I’ve been thinking, since the post I wrote about depression, about long- and short-term happiness, both of which I’ve blogged about before, and which you should prioritise at any given moment. The depression thing has taken off since I last wrote – I’m now weepy all of the time, and the thought of using this blog to write about sex, love, boys, or anything that’s fun seems completely out of reach.
Yesterday, I spent the afternoon with a friend. I cried; she fed me milky tea and tried to make me feel better. Actually, she was full of great advice: find a new GP, one who understands mental illness, make sure they’re near work, so you can go often, and make sure you always see that doctor, not whoever happens to be available. With their help, try different anti-depressants, until you find the ones that work, both in terms of maximum mental health benefits and minimal side effects. Be kind to yourself. (I keep saying that, right?’)
Those are the things that I know will help me: but I also think it would help to step aside from the long-term goals for a bit and focus on creating a life which is happy and healthy, and where I make the most of the people around me and what they can offer.
It seems that inadvertently in my blog posts I’ve been putting across the message that what I definitely want from life is children with a long-term partner. In reality, I think that yes, that’s possibly what I want, but not definitely – right now I value my space and solitude way too much to want a long-term partner in my life. Plus, even if I do decide that’s what I want, it doesn’t have to happen by 30 – that’s just society’s fucked-up view of the timeline to which women should live their lives.
One of the things I do want to do this year is take back control of my life – one of my worst habits is looking at a diary that contains free weekends and either booking something in for all of them, or hyperventilating. As a result, last year I missed a shitload of stuff I would have loved to have done because I’d put stuff in place just to stop the weekends being empty – but an empty weekend isn’t going to kill me.
The other thing I desperately need to stop doing is sabotaging my relationships – questioning things; starting arguments; being negative – just because, as a therapist once told me, when those things do inevitably lead to the relationship breaking down, yes I get the satisfaction of proving to myself that my deeply-held belief – that I’m completely unlovable – is correct, but that satisfaction is pretty hollow compared to what I’ve given up in the process.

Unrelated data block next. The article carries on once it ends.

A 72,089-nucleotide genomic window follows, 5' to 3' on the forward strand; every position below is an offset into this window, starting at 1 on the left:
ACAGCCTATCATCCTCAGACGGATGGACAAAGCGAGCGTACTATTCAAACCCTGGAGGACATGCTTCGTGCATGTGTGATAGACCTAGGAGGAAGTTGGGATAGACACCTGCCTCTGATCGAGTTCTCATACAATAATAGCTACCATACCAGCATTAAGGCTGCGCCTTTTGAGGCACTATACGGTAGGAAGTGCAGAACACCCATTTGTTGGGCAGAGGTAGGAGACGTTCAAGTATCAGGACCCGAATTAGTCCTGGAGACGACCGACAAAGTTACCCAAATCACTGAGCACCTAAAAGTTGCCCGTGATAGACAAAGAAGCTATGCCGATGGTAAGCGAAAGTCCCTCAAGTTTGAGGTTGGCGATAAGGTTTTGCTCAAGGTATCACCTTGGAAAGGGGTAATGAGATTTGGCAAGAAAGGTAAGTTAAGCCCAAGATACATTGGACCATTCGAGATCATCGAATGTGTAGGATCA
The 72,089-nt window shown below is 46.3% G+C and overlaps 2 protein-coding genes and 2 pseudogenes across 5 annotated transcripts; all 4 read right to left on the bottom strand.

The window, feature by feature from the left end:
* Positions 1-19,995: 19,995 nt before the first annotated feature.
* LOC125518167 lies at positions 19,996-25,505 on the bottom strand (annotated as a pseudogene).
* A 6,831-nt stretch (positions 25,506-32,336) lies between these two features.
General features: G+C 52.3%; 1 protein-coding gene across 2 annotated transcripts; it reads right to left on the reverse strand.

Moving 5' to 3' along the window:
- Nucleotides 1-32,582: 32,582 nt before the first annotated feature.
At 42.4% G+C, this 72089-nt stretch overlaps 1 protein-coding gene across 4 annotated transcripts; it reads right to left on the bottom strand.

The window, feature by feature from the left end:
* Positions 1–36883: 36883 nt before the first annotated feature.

So, starting from now I’m going to stop sabotaging my life – I actually can’t remember the last time I went out and got drunk with a big group of people, but I’m going to stop feeling guilty for not doing it. I’ll see friends when I want to, and give myself peace and quiet when I need it. I’ll spend more time doing the things I love, like reading and writing, WI meetings and craft workshops, even if those activities are predominantly female and aren’t going to help me meet a man (thanks mum!). I’d like to keep having fun with the boy and not destroy the time we do have together by over-thinking the future – that one though is slightly less in my control at the moment.
So, what does that mean for the blog? Honestly, I’m not sure. Right now, I’m so low that I feel like every post is at risk of being a rehash of this one – and that’s the kind of writing that’s best kept out of the public domain, due to the fact it’ll end up boring everybody stupid.
Alison Tyler has kindly agreed to let me review her new novel, The Delicious Torment, on February 2nd, as part of her blog tour, so I’ll be back for that. Until then, I think posts might be somewhat more infrequent than they’ve been thus far. We’ll see, I guess.
Thanks for reading up till now x